I know that as mental illness sufferers we often times feel like we are the only ones out there suffering. That only we know the pain and struggles we go through. I am guilty of this kind of thinking as well. I know I am not the only one and yet sometimes I feel like I am...I think everyone struggles with these kinds of thoughts.
A few weeks ago something happened to remind me that I am not alone. Not just one something but two somethings completely unrelated to each other and yet very much the same. It was an eye opener for me, to say the least.
The first "something" was a few days before my last scope/surgery. I got the usual call from the hospital asking me all of my latest medical information of what I do and don't suffer from. I should have caught on when the lady went into a big spiel about the personal will question and how it was a question they had to ask but not something that that meant they felt my life was in any danger. And while I appreciated that sentiment, as I hate that question because it creeps me out, I felt she was trying to not only calm any fears I might have, but also because she was uncomfortable with asking it as well. And then it was on to the do you have anxiety issues question. After I chortled for a bout five seconds I went on to explain that I had severe OCD and while I would try my damnedest not to have an anxiety attack while I was there I could ,in fact, not make any promises. As she looked in my chart she saw that I do not currently take medications for my OCD and she asked me about that. After I explained that the only medicine that has ever worked for me was dangerous in large doses and I had become immune to lower doses than the huge amount I was used to taking she was quiet for a few seconds. She did something unexpected, she confided in me that she too had OCD.
"How do you do it?" She asked me....and I thought about it and I answered as honestly as possible. I told her that some days I do okay and some days I do not. That it was one day at a time for me. That I have learned to push through as hard as I can simply because for me, right now, there is no other option. I would do medication again, if I was able to find one that worked but apparently I seem to have, medication resistant OCD. At least for the time being.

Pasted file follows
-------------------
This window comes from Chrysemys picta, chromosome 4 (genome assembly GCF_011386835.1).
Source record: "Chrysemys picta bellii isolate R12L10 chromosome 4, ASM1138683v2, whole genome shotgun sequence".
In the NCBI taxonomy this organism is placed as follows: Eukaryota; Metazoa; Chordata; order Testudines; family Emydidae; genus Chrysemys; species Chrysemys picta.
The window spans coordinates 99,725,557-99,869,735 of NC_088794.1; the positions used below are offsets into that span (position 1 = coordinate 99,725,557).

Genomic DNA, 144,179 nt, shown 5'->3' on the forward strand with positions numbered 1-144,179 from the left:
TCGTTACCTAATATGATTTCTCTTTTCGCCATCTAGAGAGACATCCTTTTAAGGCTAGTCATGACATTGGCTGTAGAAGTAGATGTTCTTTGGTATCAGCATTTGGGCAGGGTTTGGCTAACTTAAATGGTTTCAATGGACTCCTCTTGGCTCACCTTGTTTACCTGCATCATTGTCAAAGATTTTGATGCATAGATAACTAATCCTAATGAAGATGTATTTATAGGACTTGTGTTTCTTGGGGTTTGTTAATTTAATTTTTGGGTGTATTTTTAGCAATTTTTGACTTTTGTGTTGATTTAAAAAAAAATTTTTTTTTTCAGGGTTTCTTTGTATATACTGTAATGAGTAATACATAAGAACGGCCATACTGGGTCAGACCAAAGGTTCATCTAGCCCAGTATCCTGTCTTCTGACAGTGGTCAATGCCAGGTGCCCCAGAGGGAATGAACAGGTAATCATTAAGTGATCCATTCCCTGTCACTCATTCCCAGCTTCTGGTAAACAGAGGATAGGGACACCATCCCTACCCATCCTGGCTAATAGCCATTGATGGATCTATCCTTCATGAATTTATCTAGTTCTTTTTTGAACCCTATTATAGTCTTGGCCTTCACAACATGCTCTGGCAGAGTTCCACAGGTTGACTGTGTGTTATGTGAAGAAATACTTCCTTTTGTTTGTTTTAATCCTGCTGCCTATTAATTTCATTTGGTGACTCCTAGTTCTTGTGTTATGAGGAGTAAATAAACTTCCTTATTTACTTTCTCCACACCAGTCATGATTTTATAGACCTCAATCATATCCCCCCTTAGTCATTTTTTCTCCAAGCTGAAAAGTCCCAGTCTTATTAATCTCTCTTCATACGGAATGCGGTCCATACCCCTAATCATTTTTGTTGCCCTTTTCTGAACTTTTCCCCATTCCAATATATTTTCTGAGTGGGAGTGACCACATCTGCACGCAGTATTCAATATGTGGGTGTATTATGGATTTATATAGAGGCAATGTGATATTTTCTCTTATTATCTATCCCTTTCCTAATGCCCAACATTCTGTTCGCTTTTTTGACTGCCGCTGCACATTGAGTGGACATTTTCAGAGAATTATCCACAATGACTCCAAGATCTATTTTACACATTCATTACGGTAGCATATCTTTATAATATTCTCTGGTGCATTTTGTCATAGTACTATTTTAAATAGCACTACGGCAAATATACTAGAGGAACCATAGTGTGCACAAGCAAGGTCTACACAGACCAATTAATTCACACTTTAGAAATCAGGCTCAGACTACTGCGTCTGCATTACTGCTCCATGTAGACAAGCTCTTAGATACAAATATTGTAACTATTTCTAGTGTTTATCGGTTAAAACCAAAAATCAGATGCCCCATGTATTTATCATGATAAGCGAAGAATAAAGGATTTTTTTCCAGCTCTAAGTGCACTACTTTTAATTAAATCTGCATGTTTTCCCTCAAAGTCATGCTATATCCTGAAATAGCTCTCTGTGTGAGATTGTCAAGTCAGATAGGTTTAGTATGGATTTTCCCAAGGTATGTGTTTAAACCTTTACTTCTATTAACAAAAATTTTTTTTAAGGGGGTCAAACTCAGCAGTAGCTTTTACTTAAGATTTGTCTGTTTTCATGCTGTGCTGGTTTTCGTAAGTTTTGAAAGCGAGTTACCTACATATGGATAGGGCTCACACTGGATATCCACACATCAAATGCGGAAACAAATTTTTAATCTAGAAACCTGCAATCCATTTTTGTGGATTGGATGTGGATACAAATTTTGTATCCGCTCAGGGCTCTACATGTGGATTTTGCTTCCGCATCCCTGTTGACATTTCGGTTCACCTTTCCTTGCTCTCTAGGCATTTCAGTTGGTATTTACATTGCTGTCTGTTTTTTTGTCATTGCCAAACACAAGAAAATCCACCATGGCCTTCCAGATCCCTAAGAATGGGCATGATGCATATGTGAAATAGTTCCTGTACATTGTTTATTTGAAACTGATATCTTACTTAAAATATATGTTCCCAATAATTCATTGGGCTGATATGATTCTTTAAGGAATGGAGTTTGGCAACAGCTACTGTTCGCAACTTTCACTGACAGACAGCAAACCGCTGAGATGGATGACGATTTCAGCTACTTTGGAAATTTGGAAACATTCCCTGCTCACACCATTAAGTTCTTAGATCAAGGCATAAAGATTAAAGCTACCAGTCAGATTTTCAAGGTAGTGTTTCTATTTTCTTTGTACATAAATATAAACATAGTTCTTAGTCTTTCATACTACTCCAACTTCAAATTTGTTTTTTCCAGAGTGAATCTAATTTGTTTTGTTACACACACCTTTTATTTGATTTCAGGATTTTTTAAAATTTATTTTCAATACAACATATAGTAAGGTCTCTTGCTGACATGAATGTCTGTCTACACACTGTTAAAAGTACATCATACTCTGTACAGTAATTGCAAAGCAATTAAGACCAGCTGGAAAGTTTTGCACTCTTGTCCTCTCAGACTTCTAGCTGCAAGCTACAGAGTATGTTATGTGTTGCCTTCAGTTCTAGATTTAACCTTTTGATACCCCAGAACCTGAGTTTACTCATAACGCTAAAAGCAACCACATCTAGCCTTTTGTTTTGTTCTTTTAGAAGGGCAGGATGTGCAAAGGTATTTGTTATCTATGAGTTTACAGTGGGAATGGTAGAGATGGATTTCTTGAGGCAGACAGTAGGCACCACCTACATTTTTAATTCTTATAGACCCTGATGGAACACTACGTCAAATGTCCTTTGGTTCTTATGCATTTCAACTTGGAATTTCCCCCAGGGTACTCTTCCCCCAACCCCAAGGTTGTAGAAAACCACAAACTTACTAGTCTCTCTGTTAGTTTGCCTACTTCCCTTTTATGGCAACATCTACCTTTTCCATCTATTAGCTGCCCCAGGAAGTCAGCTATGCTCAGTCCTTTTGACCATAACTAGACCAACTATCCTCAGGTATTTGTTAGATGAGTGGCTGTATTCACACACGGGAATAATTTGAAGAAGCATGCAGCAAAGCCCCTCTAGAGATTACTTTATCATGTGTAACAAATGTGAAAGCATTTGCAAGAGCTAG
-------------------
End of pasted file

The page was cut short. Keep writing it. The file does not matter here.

After the call ended I felt really good. No, she didn't have to tell me that she was also a sufferer. I don't know her name or what she looks like. It was simply an exchange of two sufferers saying that they understood each other because we have the same disorder.
A couple of days later I was playing a computer game still in beta that I am seriously addicted to right now. In it I was typing to another player who is working to become an addiction therapist. We were in game messaging each other about something in the game when I made the comment that I thought his choice of career was a wonderful thing, since I have so many addiction issues in my family. He thanked me and then he said something that just blew my mind. He wanted to be an addiction therapist not because he has addiction issues but because he has OCD and he wanted to work with people with OCD as well. There it was, a second person with OCD that I had run into totally by accident and totally unexpectedly. We ended up talking about OCD for an hour and totally forgetting about the game. I was just so surprised and honestly, excited to have the chance to talk to someone else who totally got what I go through.
And there you have it.... the proof I needed that I was not only not alone but that fellow sufferers were everywhere even in the most unexpected of places. Just a click from a mouse or a answer of a phone call. None of us usually lead conversations with the declaration of of our mental illness, for obvious reasons, but when we find fellow sufferers it is a relief to be honest about our diagnoses without the fear of judgment or misunderstanding. I can't describe how freeing it is to talk with others that share your same disorder. Even if the conversation never goes past the "I also suffer from that" phrase. There is a knowing. An understanding. We share the same demons and even if our particular demons are different they come hand delivered to your door decorated with the same ugly ass gift wrap. We get each other. We know.
And so it got me to thinking that on days when we feel very lost and totally alone maybe statistics could be helpful.
One in five Americans have, will, or are currently suffering from mental illness.
About 6.3 million American people suffer from OCD in a given year.........
More than 2 million Americans suffer from Bipolar DIsorder.......
More than 2.2 million American people suffer from Schizophrenia...
And there are so many more mental illnesses and statistics out there to share that it would take me all day to cut and paste. Statistics that show no matter what mental illness you may suffer from, there are so many others that share that same illness with you. You are not alone. There are people that understand. It is not as vast of a void as we tend to think it is. In realty, it is a teeny tiny world we live in and it is populated by a great number of people just like us.